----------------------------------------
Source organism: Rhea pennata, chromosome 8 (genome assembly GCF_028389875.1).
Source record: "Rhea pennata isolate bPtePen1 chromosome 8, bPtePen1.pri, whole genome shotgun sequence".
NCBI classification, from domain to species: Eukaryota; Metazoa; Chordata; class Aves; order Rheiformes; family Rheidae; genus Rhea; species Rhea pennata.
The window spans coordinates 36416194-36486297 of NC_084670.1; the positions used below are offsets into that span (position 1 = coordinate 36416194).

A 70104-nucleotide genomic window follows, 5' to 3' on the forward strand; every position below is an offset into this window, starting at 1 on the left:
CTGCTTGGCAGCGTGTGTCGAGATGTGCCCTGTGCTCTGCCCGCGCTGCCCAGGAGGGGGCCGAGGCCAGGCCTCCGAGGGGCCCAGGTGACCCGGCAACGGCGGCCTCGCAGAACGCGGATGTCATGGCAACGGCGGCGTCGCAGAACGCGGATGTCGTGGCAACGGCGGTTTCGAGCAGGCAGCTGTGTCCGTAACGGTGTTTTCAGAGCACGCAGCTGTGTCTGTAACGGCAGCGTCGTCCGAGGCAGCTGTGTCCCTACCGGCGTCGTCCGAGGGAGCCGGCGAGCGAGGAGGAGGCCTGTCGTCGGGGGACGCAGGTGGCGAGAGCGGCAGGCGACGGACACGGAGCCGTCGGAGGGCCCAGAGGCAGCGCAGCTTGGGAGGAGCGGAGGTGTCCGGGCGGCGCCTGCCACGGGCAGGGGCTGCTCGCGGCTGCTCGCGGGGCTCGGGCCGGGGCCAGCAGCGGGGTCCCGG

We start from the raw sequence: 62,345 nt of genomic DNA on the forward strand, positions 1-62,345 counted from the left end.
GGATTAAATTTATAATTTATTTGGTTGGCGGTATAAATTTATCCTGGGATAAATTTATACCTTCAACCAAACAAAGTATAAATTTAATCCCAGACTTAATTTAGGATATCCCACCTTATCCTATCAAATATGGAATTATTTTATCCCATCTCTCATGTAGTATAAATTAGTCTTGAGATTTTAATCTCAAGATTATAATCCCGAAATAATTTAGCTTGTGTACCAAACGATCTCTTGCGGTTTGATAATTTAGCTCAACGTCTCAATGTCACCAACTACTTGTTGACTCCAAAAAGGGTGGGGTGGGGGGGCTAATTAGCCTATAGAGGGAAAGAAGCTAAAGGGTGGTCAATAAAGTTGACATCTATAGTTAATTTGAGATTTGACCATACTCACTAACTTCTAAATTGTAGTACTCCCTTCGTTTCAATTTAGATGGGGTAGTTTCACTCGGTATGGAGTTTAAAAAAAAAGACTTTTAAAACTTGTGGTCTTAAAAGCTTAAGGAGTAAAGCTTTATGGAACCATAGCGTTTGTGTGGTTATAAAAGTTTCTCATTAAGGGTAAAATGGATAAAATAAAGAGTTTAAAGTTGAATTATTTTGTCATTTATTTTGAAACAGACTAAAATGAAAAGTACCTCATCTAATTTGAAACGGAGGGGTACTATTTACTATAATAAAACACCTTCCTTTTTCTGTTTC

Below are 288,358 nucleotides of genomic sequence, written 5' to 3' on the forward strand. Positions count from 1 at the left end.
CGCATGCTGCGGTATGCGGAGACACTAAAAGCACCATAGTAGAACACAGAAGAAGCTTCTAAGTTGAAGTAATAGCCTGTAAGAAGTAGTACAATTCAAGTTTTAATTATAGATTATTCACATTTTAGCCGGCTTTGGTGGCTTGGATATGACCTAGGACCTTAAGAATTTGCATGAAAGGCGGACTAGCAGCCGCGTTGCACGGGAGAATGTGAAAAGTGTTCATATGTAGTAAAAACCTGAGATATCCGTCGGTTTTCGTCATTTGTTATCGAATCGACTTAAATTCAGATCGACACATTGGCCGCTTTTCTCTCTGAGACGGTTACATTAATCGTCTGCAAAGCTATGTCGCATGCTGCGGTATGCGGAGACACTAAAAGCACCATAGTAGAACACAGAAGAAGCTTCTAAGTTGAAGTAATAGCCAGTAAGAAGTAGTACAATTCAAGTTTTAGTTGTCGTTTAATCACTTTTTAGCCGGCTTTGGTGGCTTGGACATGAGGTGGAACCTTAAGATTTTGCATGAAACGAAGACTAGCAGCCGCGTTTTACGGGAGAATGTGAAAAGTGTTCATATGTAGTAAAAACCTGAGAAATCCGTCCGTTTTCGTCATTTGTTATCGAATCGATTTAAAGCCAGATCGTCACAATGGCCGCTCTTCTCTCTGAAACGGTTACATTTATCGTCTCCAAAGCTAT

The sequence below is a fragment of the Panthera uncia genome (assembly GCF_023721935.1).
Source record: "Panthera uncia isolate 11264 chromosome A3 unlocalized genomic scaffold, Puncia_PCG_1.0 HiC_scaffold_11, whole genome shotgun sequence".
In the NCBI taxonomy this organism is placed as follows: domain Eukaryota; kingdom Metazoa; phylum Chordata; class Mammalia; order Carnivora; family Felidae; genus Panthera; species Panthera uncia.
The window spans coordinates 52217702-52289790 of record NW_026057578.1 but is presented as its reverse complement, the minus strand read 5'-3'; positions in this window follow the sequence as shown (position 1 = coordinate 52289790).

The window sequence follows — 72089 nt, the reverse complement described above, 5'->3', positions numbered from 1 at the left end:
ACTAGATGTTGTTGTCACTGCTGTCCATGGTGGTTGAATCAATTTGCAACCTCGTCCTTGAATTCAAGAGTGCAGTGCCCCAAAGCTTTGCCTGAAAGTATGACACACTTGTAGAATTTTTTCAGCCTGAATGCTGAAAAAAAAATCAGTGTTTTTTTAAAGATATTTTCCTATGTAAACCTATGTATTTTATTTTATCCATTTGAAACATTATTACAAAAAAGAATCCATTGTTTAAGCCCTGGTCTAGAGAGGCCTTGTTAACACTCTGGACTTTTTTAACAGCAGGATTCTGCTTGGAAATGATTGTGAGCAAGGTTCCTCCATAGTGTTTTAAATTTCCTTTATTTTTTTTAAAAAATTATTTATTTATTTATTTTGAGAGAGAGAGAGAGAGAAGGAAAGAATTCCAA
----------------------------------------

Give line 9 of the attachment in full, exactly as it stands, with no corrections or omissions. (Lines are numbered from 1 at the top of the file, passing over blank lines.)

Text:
Below are 288,358 nucleotides of genomic sequence, written 5' to 3' on the forward strand. Positions count from 1 at the left end.